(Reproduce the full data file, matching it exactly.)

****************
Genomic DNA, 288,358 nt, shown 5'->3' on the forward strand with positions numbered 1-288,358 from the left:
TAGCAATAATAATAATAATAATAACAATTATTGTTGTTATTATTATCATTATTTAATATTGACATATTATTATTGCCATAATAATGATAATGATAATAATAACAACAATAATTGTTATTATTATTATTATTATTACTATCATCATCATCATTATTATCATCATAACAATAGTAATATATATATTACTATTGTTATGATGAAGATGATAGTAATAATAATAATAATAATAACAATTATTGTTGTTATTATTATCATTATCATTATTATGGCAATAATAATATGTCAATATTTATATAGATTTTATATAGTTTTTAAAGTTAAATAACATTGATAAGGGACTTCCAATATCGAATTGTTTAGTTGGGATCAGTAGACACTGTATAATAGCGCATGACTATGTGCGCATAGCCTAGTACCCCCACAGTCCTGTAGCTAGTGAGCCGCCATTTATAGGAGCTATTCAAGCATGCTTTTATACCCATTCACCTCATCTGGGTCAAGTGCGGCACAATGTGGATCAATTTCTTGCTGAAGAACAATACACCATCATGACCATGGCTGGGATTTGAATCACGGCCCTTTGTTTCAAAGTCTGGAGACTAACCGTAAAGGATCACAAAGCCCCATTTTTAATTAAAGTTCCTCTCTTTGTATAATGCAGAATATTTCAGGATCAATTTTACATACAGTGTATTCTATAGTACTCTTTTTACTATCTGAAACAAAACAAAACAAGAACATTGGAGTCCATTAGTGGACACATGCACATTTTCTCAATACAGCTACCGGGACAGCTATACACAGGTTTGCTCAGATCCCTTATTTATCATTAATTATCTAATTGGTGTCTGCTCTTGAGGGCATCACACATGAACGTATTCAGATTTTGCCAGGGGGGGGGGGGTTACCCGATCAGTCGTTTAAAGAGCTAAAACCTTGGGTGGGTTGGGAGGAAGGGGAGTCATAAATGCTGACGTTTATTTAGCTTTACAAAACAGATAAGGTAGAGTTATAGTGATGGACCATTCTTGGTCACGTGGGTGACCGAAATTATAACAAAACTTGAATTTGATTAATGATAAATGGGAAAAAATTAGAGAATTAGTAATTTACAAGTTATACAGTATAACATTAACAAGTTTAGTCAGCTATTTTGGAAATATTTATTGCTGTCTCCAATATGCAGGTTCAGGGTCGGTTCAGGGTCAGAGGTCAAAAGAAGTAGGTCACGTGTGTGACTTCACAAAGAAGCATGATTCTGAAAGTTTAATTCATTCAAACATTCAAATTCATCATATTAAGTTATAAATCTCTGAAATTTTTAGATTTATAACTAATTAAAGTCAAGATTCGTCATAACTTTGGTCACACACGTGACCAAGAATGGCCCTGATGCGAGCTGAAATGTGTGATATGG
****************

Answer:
Genomic DNA, 288,358 nt, shown 5'->3' on the forward strand with positions numbered 1-288,358 from the left:
TAGCAATAATAATAATAATAATAACAATTATTGTTGTTATTATTATCATTATTTAATATTGACATATTATTATTGCCATAATAATGATAATGATAATAATAACAACAATAATTGTTATTATTATTATTATTATTACTATCATCATCATCATTATTATCATCATAACAATAGTAATATATATATTACTATTGTTATGATGAAGATGATAGTAATAATAATAATAATAATAACAATTATTGTTGTTATTATTATCATTATCATTATTATGGCAATAATAATATGTCAATATTTATATAGATTTTATATAGTTTTTAAAGTTAAATAACATTGATAAGGGACTTCCAATATCGAATTGTTTAGTTGGGATCAGTAGACACTGTATAATAGCGCATGACTATGTGCGCATAGCCTAGTACCCCCACAGTCCTGTAGCTAGTGAGCCGCCATTTATAGGAGCTATTCAAGCATGCTTTTATACCCATTCACCTCATCTGGGTCAAGTGCGGCACAATGTGGATCAATTTCTTGCTGAAGAACAATACACCATCATGACCATGGCTGGGATTTGAATCACGGCCCTTTGTTTCAAAGTCTGGAGACTAACCGTAAAGGATCACAAAGCCCCATTTTTAATTAAAGTTCCTCTCTTTGTATAATGCAGAATATTTCAGGATCAATTTTACATACAGTGTATTCTATAGTACTCTTTTTACTATCTGAAACAAAACAAAACAAGAACATTGGAGTCCATTAGTGGACACATGCACATTTTCTCAATACAGCTACCGGGACAGCTATACACAGGTTTGCTCAGATCCCTTATTTATCATTAATTATCTAATTGGTGTCTGCTCTTGAGGGCATCACACATGAACGTATTCAGATTTTGCCAGGGGGGGGGGGGTTACCCGATCAGTCGTTTAAAGAGCTAAAACCTTGGGTGGGTTGGGAGGAAGGGGAGTCATAAATGCTGACGTTTATTTAGCTTTACAAAACAGATAAGGTAGAGTTATAGTGATGGACCATTCTTGGTCACGTGGGTGACCGAAATTATAACAAAACTTGAATTTGATTAATGATAAATGGGAAAAAATTAGAGAATTAGTAATTTACAAGTTATACAGTATAACATTAACAAGTTTAGTCAGCTATTTTGGAAATATTTATTGCTGTCTCCAATATGCAGGTTCAGGGTCGGTTCAGGGTCAGAGGTCAAAAGAAGTAGGTCACGTGTGTGACTTCACAAAGAAGCATGATTCTGAAAGTTTAATTCATTCAAACATTCAAATTCATCATATTAAGTTATAAATCTCTGAAATTTTTAGATTTATAACTAATTAAAGTCAAGATTCGTCATAACTTTGGTCACACACGTGACCAAGAATGGCCCTGATGCGAGCTGAAATGTGTGATATGG